At Will and Estate Lawyers, we specialize in Will Disputes
In Queensland, there are 4 main ways to dispute a Will:
- Family Provision
- Mistake, Fraud, Undue influence
- Error in form of will (e.g. not witnessed)
Challenging a Will - Family Provision
Family provision laws impose a responsibility on Australians to provide for certain persons on death for the proper maintenance, education and advancement in life.
If proper provision, either under a Will or intestate distribution has not been made, eligible persons may apply to the Supreme Court to vary the estate.
Provision out of the testator’s estate will be ordered if the applicant is both eligible to apply, and the deceased had a moral duty to provide for the applicant.
Am I eligible to challenge a will?
In Queensland, if you have been left out of a Will or if you feel that a Will doesn't fairly provide for you, you may be eligible to challenge a Will if you are:
- a spouse (including de-facto spouse);
- child (including step-child); or
- a person who was substantially maintained or supported by the deceased and you are their parent, child under 18 years of age or the parent of a child of the deceased who is under 18 years of age.
Strict time limits apply to challenging a will in Queensland, so contact us today for an obligation-free consultation with an Estate Lawyer.
What is meant by 'adequate provision' & had 'adequate provision' been made for me?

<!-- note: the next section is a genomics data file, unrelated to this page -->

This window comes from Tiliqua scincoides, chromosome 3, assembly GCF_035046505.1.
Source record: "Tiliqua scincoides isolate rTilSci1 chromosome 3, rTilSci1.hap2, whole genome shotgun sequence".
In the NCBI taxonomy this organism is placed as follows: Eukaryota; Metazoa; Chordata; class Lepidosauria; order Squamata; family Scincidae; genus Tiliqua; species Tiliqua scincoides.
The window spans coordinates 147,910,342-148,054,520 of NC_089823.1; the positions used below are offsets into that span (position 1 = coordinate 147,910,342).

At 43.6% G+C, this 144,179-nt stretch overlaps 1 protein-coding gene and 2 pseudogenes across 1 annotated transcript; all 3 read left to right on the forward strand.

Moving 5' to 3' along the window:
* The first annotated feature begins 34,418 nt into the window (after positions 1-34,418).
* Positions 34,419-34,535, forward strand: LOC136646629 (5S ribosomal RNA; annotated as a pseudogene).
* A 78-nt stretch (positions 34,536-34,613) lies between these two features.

There is no set criteria for what is considered adequate provision. What is "adequate" depends on the value of the estate and personal circumstances.
The decision about whether adequate provision has been made from a will is something the Court decides.
Factors it takes into account include the size of the estate, assistance provided to you by the deceased during their lifetime, other competing claims etc.
Contact us for a free assessment and to see if we can take your claim on a no win, no fee basis.
Contesting a Will - Incapacity, Errors, Mistake, Fraud or Undue Influence
A person must have testamentary capacity to make a Will which is commonly considered to mean sound mind, memory and understanding.
In Queensland a person may contest a Will based on incapacity. It is necessary to show evidence of incapacity at the time of signing the Will.
Contact us for an obligation-free consultation with a Wills Lawyer to assess whether you may contest a will on the basis of incapacity.
Another way to contest a Will is if there is an error, mistake, fraud or undue influence when making the Will.
For a Will to be valid, the Will-maker must have testamentary intention. In other words, they knew and approved the contents of the Will.
If there are suspicious circumstances surrounding the signing of the Will there may be grounds to contest it.
For an obligation-free case assessment, speak to a Wills Lawyer today.